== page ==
The confusing similarity is not dispelled by combination with the “ds” at the end of the disputed domain name. WIPO Overview , section 1.8 (Additional terms “whether descriptive, geographic, pejorative, meaningless, or otherwise” do not prevent a finding of confusing similarity where the relevant trademark is recognizable within the disputed domain name); seealso OSRAM GmbH v. Cong Ty Co Phan Dau Tu Xay Dung Va Cong Nghe Viet Nam, WIPO Case No. D2017-1583 (“[T]he addition of the letters ‘hbg’ to the trademark OSRAM does not prevent a finding of confusing similarity between the Disputed Domain Name and the said trademark”).
In view of Complainant’s registration for the ASENDIA trademark, and Respondent’s incorporation of that trademark in its entirety in the disputed domain name, the Panel concludes that Complainant has established the first element of the Policy.
B. Rights or Legitimate Interests
Complainant must make out a prima facie case that Respondent lacks rights or legitimate interests in the disputed domain name, shifting the burden of production on this element to Respondent to come forward with evidence demonstrating such rights or legitimate interests. Where, as in this Complaint, Respondent fails to come forward with any relevant evidence, Complainant is deemed to have satisfied the second element of the Policy. WIPO Overview, section 2.1.
It is evident that Respondent, identified by registration data for the disputed domain name as “Jide Amoo”, is not commonly known by the disputed domain name or Complainant’s ASENDIA trademark.
UDRP panels have categorically held that use of a domain name for illegal activity – including the impersonation of the complainant and other types of fraud – can never confer rights or legitimate interests on a respondent. Circumstantial evidence can support a credible claim made by a complainant asserting a respondent is engaged in such illegal activity, including that the respondent has masked its identity to avoid being contactable, or that the respondent’s website has been suspended by its hosting provider. WIPO Overview 3.0, section 2.13. See e.g. Graybar Services Inc. v. Graybar Elec, Grayberinc Lawrenge, WIPO Case No. D2009-1017 (“Respondent has used the domain name to pretend that it is the Complainant and in particular to create false emails pretending that they are genuine emails coming from the Complainant and one of its senior executives”). Seealso The Commissioners for HM Revenue and Customs v. Name Redacted, WIPO Case No. D2017-0501 (“In addition, the disputed domain names … have had their web hosting suspended as a result of fraudulent activities. This is evidence of bad faith registration and use of the disputed domain names.”). In this particular Complaint, it is evident that Respondent has masked its identity and attempted to impersonate Complainant through Respondent’s website, which makes unauthorized use of the identical ASENDIA trademark in connection with putative shipping and courier services.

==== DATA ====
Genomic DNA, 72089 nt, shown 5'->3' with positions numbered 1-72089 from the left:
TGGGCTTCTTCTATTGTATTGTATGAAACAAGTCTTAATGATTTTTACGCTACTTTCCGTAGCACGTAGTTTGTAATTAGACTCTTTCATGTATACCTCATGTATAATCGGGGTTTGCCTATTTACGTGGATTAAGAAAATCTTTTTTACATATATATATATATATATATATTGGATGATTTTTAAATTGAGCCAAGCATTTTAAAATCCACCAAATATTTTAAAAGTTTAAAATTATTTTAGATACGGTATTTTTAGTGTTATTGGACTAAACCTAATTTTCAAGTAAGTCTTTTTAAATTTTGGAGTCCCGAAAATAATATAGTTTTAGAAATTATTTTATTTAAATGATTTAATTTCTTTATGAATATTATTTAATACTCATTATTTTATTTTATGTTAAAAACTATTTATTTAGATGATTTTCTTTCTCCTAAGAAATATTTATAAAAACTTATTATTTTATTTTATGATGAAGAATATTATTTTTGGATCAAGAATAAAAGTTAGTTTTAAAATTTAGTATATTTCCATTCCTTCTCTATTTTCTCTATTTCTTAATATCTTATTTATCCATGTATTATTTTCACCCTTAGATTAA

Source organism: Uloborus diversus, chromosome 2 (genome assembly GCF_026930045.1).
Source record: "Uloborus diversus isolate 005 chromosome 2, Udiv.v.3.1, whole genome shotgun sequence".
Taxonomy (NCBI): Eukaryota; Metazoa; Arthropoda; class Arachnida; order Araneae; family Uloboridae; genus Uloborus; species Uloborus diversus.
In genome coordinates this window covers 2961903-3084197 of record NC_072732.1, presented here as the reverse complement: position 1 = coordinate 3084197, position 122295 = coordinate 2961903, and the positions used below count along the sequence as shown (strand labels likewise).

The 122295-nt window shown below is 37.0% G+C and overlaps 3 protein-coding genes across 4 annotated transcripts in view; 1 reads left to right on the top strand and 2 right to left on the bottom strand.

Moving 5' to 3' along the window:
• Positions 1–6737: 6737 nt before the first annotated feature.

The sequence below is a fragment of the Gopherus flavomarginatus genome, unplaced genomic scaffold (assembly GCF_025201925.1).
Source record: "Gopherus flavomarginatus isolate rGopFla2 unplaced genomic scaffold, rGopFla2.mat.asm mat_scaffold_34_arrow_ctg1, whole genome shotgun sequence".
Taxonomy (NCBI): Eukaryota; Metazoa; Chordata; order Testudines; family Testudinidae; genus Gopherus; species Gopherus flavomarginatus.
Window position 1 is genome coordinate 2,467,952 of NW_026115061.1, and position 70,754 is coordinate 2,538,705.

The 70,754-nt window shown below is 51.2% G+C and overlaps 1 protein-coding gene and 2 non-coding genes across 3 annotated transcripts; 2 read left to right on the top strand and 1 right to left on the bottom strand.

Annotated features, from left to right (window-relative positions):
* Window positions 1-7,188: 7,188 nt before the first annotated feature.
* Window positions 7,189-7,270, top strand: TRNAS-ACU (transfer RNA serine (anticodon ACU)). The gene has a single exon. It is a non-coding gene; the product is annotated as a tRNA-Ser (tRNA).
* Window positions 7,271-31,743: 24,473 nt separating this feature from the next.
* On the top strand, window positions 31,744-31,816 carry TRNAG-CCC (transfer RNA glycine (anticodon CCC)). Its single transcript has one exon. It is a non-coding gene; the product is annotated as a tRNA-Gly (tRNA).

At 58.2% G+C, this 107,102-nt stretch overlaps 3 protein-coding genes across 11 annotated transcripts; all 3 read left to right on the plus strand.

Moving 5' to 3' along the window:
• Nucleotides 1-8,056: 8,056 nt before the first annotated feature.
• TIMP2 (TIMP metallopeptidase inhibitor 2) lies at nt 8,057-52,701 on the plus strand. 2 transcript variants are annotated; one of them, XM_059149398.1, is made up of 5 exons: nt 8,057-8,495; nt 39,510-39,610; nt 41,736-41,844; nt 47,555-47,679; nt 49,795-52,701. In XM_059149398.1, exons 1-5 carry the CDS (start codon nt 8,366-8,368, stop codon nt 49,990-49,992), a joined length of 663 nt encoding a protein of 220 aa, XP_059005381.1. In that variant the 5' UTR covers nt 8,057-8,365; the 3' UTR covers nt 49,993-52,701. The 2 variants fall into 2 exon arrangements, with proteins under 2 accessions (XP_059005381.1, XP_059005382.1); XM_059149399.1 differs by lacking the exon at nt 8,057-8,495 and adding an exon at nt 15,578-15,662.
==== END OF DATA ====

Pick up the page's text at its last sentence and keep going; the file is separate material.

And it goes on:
In view of the absence of any evidence supporting any rights or legitimate interests in the disputed domain name, Respondent’s use of a proxy registration service to mask its identity, and Respondent’s use of its website to impersonate Complainant, the Panel concludes that Complainant has established the second element of the Policy.
C. Registered and Used in Bad Faith
Paragraph 4(b) of the Policy proscribes the following non-exhaustive circumstances as evidence of bad faith registration and use of the disputed domain name:
i. circumstances indicating that Respondent has registered or Respondent has acquired the disputed domain name primarily for the purpose of selling, renting, or otherwise transferring the disputed domain name registration to Complainant who is the owner of the trademark to a competitor of that Complainant, for valuable consideration in excess of Respondent’s documented out of pocket costs directly related to the disputed domain name; or